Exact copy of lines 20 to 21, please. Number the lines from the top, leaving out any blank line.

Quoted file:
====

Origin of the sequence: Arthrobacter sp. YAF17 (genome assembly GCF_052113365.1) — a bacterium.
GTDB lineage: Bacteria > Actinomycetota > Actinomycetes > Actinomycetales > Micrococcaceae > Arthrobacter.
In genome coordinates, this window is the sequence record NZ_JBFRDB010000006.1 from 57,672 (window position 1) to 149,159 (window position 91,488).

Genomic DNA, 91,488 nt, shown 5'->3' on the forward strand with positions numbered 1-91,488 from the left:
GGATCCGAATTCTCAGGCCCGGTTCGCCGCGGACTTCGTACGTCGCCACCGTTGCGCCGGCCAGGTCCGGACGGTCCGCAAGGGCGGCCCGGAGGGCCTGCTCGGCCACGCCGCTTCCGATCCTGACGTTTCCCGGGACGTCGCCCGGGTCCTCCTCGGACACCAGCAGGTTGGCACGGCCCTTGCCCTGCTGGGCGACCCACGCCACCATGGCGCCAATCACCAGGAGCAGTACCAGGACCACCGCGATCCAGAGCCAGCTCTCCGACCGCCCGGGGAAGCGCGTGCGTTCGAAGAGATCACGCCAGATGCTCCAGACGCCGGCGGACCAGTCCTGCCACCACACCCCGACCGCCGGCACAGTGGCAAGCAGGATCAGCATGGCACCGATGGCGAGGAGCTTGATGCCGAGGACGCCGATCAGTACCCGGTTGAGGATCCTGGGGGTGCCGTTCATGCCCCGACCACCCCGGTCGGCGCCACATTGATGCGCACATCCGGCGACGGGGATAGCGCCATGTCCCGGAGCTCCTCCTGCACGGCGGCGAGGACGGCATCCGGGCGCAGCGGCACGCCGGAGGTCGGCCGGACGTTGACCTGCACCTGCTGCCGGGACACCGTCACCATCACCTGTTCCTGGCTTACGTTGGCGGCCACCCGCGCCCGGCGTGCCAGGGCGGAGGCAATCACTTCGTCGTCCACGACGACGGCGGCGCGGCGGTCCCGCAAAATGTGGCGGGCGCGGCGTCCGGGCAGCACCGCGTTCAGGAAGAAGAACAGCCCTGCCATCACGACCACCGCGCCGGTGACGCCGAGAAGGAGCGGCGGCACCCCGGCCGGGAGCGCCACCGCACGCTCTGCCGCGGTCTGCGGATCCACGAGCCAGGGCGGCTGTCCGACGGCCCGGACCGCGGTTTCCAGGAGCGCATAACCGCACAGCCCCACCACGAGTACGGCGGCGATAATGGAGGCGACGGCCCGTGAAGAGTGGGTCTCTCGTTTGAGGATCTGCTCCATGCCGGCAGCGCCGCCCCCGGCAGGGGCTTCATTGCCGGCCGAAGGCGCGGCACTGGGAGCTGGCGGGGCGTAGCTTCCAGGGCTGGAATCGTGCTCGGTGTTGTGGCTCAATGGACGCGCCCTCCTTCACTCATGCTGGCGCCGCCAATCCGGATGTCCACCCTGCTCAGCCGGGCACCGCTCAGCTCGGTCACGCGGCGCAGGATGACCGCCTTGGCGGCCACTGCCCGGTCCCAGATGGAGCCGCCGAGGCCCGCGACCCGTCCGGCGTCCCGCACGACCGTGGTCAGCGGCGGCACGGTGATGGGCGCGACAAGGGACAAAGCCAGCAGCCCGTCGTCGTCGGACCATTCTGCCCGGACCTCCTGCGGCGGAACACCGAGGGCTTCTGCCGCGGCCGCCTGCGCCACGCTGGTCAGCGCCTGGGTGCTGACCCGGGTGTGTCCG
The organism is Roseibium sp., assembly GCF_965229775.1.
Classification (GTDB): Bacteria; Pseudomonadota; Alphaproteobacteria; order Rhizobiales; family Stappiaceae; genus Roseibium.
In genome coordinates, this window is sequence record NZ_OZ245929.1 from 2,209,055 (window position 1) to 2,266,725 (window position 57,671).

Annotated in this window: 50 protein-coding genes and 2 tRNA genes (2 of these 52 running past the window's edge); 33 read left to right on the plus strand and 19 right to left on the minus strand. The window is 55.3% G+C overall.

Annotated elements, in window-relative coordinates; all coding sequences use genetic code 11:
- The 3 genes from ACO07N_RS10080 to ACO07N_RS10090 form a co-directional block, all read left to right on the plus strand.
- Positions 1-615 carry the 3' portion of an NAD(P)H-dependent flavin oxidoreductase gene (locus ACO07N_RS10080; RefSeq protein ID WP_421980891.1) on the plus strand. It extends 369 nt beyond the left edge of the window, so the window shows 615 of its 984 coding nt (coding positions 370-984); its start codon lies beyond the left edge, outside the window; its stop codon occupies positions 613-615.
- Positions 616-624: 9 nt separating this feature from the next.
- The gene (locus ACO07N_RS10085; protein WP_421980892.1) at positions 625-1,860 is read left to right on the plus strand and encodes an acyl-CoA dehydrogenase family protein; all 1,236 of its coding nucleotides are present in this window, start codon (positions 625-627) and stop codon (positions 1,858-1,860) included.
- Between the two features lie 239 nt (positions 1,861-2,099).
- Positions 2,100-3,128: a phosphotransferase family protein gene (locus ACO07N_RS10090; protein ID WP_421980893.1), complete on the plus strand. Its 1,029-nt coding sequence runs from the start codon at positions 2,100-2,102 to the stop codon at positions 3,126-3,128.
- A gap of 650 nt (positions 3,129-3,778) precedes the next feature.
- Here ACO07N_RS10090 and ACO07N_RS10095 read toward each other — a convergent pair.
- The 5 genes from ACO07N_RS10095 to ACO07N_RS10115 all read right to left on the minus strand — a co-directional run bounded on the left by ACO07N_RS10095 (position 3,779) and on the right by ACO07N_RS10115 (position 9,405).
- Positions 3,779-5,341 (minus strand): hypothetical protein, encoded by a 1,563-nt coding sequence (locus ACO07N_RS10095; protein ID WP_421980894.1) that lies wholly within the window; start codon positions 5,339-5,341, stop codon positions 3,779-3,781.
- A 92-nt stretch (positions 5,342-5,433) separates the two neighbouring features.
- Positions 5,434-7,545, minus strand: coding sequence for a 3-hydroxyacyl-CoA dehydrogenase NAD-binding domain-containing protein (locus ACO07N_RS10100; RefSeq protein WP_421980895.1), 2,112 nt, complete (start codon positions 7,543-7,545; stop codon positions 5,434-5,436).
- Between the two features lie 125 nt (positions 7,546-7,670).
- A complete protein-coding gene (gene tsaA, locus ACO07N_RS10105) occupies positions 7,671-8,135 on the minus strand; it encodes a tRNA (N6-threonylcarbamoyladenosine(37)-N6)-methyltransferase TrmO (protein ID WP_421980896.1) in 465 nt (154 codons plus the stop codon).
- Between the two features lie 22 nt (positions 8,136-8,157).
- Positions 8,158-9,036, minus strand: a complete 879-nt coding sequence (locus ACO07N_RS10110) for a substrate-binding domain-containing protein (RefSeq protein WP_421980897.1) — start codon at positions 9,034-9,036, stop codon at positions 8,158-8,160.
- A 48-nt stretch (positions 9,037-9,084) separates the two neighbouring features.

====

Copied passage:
- Positions 3,779-5,341 (minus strand): hypothetical protein, encoded by a 1,563-nt coding sequence (locus ACO07N_RS10095; protein ID WP_421980894.1) that lies wholly within the window; start codon positions 5,339-5,341, stop codon positions 3,779-3,781.
- A 92-nt stretch (positions 5,342-5,433) separates the two neighbouring features.